Schools closing the discipline gap
In the wake of a divisive presidential election, hundreds of students from about a dozen high schools in Oakland, California, cut class last November to voice their discontent with President-elect Donald Trump.
Rather than demand students return to school, faculty at Oakland USD supported the peaceful demonstration, where students could express their feelings, says David Yusem, Oakland’s restorative justice program coordinator.
It is part of a transformation in the district, which in recent years has sought to replace zero-tolerance discipline policies with alternatives designed to eliminate the racial divide in school discipline.
Oakland is not alone. Districts across the U.S. are coming to grips with having inherited exclusionary discipline practices that disproportionately target students of color and students with disabilities, and too often funnel them into the school-to-prison pipeline.
Nationwide, both groups are excessively suspended and expelled, according to the U.S. Department of Education’s Office for Civil Rights. Black students without disabilities are more than three times as likely as white students without disabilities to be suspended or expelled.
Although 12 percent of all students receive special education services, special ed students represent 20 percent of out-of-school suspensions and 23 percent of school-related arrests.
Experts agree discipline that removes students from the classroom causes significant harm and does little good. The answer, they say, is to replace zero-tolerance policies with alternatives that help every student thrive, regardless of challenges they face at home and in their communities.
Such an alternative model is what Robert Runcie followed when he took over as superintendent of Broward County Public Schools in the 2011-12 school year, when there were 1,000 school-related arrests, the highest number in Florida. Most of them involved nonviolent misdemeanors.
Runcie went public with the data and gathered a diverse group of stakeholders to devise a districtwide policy that emphasizes alternatives to arrest.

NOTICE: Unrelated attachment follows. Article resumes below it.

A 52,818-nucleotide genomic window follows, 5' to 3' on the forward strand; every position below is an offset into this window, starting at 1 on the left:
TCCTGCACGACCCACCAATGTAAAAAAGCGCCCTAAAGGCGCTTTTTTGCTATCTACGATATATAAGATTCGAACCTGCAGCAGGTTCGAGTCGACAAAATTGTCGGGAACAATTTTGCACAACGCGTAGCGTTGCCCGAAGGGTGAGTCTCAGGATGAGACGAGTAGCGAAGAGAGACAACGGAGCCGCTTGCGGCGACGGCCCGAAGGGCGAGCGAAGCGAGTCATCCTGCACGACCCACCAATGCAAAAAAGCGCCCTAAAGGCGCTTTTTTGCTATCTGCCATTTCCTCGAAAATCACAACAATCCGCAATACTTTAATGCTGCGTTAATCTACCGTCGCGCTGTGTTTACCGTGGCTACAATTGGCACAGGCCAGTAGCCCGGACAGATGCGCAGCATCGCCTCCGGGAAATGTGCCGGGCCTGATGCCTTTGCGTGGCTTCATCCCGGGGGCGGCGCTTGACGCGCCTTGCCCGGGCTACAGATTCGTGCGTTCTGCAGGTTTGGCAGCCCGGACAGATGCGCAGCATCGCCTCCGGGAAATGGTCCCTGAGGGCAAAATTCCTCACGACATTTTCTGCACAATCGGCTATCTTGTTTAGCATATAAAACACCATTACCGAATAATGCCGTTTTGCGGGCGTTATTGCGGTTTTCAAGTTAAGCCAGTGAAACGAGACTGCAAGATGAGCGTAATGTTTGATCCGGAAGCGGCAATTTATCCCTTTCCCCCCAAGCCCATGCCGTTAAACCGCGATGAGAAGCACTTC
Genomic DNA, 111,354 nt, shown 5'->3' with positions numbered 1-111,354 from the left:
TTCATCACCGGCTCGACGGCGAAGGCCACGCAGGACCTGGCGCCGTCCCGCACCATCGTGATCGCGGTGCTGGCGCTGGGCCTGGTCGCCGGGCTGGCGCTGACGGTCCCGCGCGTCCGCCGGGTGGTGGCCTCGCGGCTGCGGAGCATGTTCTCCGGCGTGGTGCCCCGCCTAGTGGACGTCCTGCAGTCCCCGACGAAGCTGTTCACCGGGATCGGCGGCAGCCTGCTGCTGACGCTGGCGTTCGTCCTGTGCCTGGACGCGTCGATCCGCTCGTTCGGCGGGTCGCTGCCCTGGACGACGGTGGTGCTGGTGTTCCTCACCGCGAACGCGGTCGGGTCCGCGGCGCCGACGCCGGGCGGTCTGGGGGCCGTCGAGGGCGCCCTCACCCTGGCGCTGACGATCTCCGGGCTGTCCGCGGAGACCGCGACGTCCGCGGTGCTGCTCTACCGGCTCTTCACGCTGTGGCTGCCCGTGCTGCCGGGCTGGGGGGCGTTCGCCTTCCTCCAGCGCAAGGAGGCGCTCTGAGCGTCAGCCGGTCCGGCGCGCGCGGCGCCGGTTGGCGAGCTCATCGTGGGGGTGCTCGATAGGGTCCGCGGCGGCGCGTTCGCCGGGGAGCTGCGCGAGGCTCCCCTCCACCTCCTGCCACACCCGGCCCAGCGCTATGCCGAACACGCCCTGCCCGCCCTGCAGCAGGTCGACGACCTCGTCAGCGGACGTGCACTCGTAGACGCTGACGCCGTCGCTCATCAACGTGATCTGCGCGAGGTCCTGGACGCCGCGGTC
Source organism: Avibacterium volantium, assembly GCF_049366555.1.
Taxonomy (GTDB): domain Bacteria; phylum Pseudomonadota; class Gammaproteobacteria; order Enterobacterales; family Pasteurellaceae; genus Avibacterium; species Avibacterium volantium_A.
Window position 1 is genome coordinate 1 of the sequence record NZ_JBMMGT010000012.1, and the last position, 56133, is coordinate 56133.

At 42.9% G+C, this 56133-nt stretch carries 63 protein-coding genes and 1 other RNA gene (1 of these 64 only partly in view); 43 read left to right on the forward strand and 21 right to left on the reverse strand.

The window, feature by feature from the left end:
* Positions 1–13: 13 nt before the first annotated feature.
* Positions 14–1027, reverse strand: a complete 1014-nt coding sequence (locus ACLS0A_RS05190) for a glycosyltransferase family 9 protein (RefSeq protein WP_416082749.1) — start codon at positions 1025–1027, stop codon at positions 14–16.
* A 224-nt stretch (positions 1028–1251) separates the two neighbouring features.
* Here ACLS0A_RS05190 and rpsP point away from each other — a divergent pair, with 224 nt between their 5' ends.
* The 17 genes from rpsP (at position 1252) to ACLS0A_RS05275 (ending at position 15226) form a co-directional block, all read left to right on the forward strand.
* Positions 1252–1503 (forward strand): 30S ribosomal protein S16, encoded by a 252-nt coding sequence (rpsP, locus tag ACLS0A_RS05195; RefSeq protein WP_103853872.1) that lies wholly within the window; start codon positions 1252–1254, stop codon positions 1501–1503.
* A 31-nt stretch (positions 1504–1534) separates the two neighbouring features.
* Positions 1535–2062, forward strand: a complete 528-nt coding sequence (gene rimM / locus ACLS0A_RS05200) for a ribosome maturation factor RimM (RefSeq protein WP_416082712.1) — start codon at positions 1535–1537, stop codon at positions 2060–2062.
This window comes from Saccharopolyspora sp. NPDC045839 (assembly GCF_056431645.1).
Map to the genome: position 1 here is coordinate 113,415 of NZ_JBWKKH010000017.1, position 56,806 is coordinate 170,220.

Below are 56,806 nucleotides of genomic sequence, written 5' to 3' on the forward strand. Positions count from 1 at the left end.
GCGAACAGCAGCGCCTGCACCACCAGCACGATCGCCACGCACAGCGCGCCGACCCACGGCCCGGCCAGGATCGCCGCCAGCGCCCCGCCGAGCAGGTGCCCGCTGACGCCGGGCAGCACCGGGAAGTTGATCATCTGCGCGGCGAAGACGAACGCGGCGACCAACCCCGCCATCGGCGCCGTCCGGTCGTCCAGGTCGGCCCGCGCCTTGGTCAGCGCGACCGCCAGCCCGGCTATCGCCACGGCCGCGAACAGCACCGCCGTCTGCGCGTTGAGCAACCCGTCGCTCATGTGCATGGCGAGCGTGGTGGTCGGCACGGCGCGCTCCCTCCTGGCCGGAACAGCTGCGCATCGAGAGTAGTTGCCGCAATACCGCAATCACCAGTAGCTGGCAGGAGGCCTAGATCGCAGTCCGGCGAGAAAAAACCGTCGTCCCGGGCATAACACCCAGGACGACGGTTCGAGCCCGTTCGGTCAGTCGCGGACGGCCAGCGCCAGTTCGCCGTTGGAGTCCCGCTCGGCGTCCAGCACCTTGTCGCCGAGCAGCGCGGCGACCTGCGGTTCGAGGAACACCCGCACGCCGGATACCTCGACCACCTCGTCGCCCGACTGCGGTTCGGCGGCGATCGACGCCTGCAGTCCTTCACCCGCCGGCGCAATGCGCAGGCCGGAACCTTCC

In November 2013, nearly a dozen agencies—including the state attorney’s office, the Broward County sheriff and the Fort Lauderdale Branch of the NAACP—signed a Collaborative Agreement on School Discipline, which favors school-based interventions for nonviolent misdemeanors.
Broward County students involved in infractions, such as petty theft or possessing alcohol, can be assigned to the PROMISE program—Preventing Recidivism Through Opportunities, Mentoring, Interventions, Support & Education.
PROMISE students are removed from their home school for two to 10 days, sent to the district’s Pine Ridge Education Center and given tutoring, family counseling and other interventions.
The program is a community effort with participation from the city court and state Department of Juvenile Justice. Only about 12 percent of students who successfully completed the PROMISE program in the 2015-16 year reoffended, Runcie says.
The transformation also reduced arrests, behavior incidents and suspensions. In the 2014-15 school year, less than 500 students were arrested, and the county had one of the lowest arrest rates in the state, according to the juvenile justice department.
Implicit bias study needed
But disparities remain, according to a 2015 report by Maurice Woods, chief strategy and operations officer for Broward County schools. Black students were involved in behavioral incidents and suspended at twice the rate of white students.
To combat the discrepancy, the district—along with other civil rights and law enforcement groups—is conducting an implicit bias study to consider deep-seated attitudes and stereotypes that might influence a person’s behavior, sometimes subconsciously.
Researchers are surveying students, police, school faculty and other members of the community to reveal how prejudices contribute to the racial discipline disparity. Results, which are expected to be released in summer 2018, should help Runcie further dismantle the school-to-prison pipeline.